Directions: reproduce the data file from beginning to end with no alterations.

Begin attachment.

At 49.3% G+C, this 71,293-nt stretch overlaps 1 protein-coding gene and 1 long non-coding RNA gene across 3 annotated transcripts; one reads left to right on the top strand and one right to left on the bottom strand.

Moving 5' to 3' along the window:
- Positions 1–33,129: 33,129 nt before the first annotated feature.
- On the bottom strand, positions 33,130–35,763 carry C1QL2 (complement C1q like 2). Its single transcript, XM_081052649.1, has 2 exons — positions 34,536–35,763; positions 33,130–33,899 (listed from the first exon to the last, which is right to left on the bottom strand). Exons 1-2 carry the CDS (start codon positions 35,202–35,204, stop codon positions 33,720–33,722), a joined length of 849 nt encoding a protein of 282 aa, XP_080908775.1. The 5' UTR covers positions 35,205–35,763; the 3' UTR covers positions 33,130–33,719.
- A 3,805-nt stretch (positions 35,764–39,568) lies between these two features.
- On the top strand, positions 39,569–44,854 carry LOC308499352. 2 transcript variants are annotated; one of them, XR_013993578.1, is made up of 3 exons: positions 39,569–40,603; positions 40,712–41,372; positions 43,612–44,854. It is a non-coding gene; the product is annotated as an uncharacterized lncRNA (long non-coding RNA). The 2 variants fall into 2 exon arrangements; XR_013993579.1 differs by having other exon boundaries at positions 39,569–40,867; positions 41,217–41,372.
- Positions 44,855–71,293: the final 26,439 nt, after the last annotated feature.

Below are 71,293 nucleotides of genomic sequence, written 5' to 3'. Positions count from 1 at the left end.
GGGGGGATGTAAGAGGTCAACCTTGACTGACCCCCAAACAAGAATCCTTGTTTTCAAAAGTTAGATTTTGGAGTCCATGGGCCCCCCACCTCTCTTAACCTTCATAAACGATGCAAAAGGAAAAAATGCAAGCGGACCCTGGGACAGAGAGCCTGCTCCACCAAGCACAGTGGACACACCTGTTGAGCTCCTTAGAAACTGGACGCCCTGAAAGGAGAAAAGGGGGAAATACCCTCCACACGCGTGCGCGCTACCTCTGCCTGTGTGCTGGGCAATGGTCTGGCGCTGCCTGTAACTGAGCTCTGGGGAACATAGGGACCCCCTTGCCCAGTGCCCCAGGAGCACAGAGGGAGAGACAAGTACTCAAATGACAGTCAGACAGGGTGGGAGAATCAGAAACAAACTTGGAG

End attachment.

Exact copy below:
At 49.3% G+C, this 71,293-nt stretch overlaps 1 protein-coding gene and 1 long non-coding RNA gene across 3 annotated transcripts; one reads left to right on the top strand and one right to left on the bottom strand.

Moving 5' to 3' along the window:
- Positions 1–33,129: 33,129 nt before the first annotated feature.
- On the bottom strand, positions 33,130–35,763 carry C1QL2 (complement C1q like 2). Its single transcript, XM_081052649.1, has 2 exons — positions 34,536–35,763; positions 33,130–33,899 (listed from the first exon to the last, which is right to left on the bottom strand). Exons 1-2 carry the CDS (start codon positions 35,202–35,204, stop codon positions 33,720–33,722), a joined length of 849 nt encoding a protein of 282 aa, XP_080908775.1. The 5' UTR covers positions 35,205–35,763; the 3' UTR covers positions 33,130–33,719.
- A 3,805-nt stretch (positions 35,764–39,568) lies between these two features.
- On the top strand, positions 39,569–44,854 carry LOC308499352. 2 transcript variants are annotated; one of them, XR_013993578.1, is made up of 3 exons: positions 39,569–40,603; positions 40,712–41,372; positions 43,612–44,854. It is a non-coding gene; the product is annotated as an uncharacterized lncRNA (long non-coding RNA). The 2 variants fall into 2 exon arrangements; XR_013993579.1 differs by having other exon boundaries at positions 39,569–40,867; positions 41,217–41,372.
- Positions 44,855–71,293: the final 26,439 nt, after the last annotated feature.

Below are 71,293 nucleotides of genomic sequence, written 5' to 3'. Positions count from 1 at the left end.
GGGGGGATGTAAGAGGTCAACCTTGACTGACCCCCAAACAAGAATCCTTGTTTTCAAAAGTTAGATTTTGGAGTCCATGGGCCCCCCACCTCTCTTAACCTTCATAAACGATGCAAAAGGAAAAAATGCAAGCGGACCCTGGGACAGAGAGCCTGCTCCACCAAGCACAGTGGACACACCTGTTGAGCTCCTTAGAAACTGGACGCCCTGAAAGGAGAAAAGGGGGAAATACCCTCCACACGCGTGCGCGCTACCTCTGCCTGTGTGCTGGGCAATGGTCTGGCGCTGCCTGTAACTGAGCTCTGGGGAACATAGGGACCCCCTTGCCCAGTGCCCCAGGAGCACAGAGGGAGAGACAAGTACTCAAATGACAGTCAGACAGGGTGGGAGAATCAGAAACAAACTTGGAG